It all started when she was turning 79, and her husband asked what she wanted for her birthday.

“I'd like to work out at a gym with a personal trainer,” Goren told him.

In spite of thinking she was meshugge and assuming this wouldn't last, her husband gave his wife of 45 years what she wanted.

“I was very happy,” Sam Goren recalled. “I didn't have to go out and buy her a present.”

It turned out to be the perfect gift. Goren has been working out at the In Training Fitness Center in Hollywood, and loving it, for the past five years.

“Most exercise classes for seniors have you sitting in a chair and you bend down, you lift your arms, you turn your head,” Goren said. “The teachers don't really push you and there's no weight training. This makes sense, because you can get injured if you aren't with a real trainer. But I wanted to build up my muscles and bones.”

Well, Goren wanted to be pushed — and she got it.

Her personal trainer is Stan Ward, a champion heavyweight boxer who was recently inducted into the California State Boxing Hall of Fame. It's obvious that he really likes and admires Stella Goren.

“When you see an 80-year-old lady come into the gym and she has an attitude of 'Yeah, I can do that,' and then she does it, that's impressive,” Ward said. “There are several people in the gym, much younger than she is who don't have half her gumption to do half of the things she does. In fact, when she was there six months, everyone was appalled at how well she was doing. 'She can't do that. How's she doing that?'”

Indeed, Ward was so impressed with Goren's stamina, attitude and coordination that he thought she could handle something more — something like boxing.

“When he asked if I wanted to try boxing, I said sure,” Goren recalled, “and it's been great. What I really like is that you can get out all of your aggressions.”

Goren did make one stipulation when she began her boxing training: “I can hit, but they can't hit me back. I'm not stupid — I don't want to get hurt. I do, however, get hit in the nose sometimes when I work out with the speed ball by myself.”

Goren's background might have suggested the possibility of beginning to box at 81 years old.

She grew up in New Haven, Conn., the middle child of three girls. But she had a special role in the family.

“I had a brother that died in the flu epidemic,” she said. “I became the boy of the family; I was my father's son. He taught me to do electrical and plumbing repairs, and I was driving his truck at 14.”

When the United States entered World War II, Goren joined the Marines. What she learned in that training, as well as her willingness to take on a challenge, apparently emerged when she came to the gym.

“She's definitely a Marine,” Ward said. “She's in it 100 percent. She refuses to quit; she doesn't give an inch. Once she sets her mind to something, she gets it done.”

The payoff for all of her hard work has been tremendous, Goren said.

“Everybody knows me at the gym,” she said. “I walk in, and I'm greeted — 'Hi love.' 'Hi champ.' I feel so loved and like a ganser macher — like a big shot.”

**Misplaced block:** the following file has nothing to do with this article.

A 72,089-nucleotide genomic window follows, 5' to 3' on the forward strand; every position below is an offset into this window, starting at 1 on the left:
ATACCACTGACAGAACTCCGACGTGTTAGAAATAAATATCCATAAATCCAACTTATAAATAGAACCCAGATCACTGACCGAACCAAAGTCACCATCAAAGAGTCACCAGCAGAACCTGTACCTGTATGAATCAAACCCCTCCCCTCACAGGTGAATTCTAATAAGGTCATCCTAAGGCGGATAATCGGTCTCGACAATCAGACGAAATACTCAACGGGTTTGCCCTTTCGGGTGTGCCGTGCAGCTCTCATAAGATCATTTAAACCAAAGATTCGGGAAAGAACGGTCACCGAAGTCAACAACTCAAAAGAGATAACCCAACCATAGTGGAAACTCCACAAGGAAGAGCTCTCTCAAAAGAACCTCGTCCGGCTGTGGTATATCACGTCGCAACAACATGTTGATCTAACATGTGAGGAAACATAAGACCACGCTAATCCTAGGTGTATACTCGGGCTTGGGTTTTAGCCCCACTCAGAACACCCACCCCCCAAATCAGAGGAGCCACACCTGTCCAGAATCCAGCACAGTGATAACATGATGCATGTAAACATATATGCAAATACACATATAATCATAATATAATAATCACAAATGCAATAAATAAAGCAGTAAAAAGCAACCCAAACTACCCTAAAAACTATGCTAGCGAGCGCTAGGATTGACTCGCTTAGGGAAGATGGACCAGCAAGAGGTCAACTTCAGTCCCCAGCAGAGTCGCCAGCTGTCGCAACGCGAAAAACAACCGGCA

Goren's husband, Sam, who at 81 runs several miles a day, is very impressed with his wife's accomplishments.

“She's become younger, in her thinking and talking,” he said. “And she tries to keep me in line by telling me about all the adulation she gets from the young men at the gym.”

Before she started her physical training at 79, Goren already had a wonderful hobby. In fact, a visit to her home is like touring an art gallery. Every wall and every shelf is filled with fabulous paintings, sculptures and quilts that Goren has created.

“The day I turned 62,” she said, “I retired from my work as a secretary and started taking art classes at Westside JCC. Now I spend more time working out and boxing.”

Ward said Goren inspires him.

“Because of the vivaciousness she has and how she conducts herself, people don't look at her as if she is old,” he said. “If you go around like you're on your last leg, you will stimulate people's negative views of what old people will be like. She is the opposite. She dances and she has fun. She always comes into the gym with a smile; everyone loves her. She's a wonderful person.”

Goren said that working out has truly changed her.

“You can really see the difference from when I showed up the first time and how I am now,” she said. “I was very timid. I'm much more outgoing now, and that is a very new feeling for me. I actually feel confident for the first time in my life.”

Ellie Kahn is a freelance writer and owner of Living Legacies Family Histories. She can be reached at ekzmail@adelphia.net or

The (Very) Few, the Proud


When Jeffrey Ullman’s son broke the news, Dad was more shocked at his own reaction than he was at the actual decision itself.

Drew Ullman, age 20, after two years at college in Santa Barbara, had announced that was putting college life on hold and would join the Marines. He heads to boot camp in January, and said he wishes he could go sooner. His father, a former anti-war activist and full-fledged liberal, said at one time he would have talked his son out of it. Now he realizes he couldn’t be prouder.

“My father and I have similar thinking,” said Drew, who grew up in Beverly Hills and the West Valley, “what we call our 9-10 and our 9-12 thinking. I feel like I owe a lot to this country, more so than someone who needs to go into the military as a way out. I grew up with money, with a great education, had a lot of advantages that other kids don’t have, so I really owe a lot to this country.”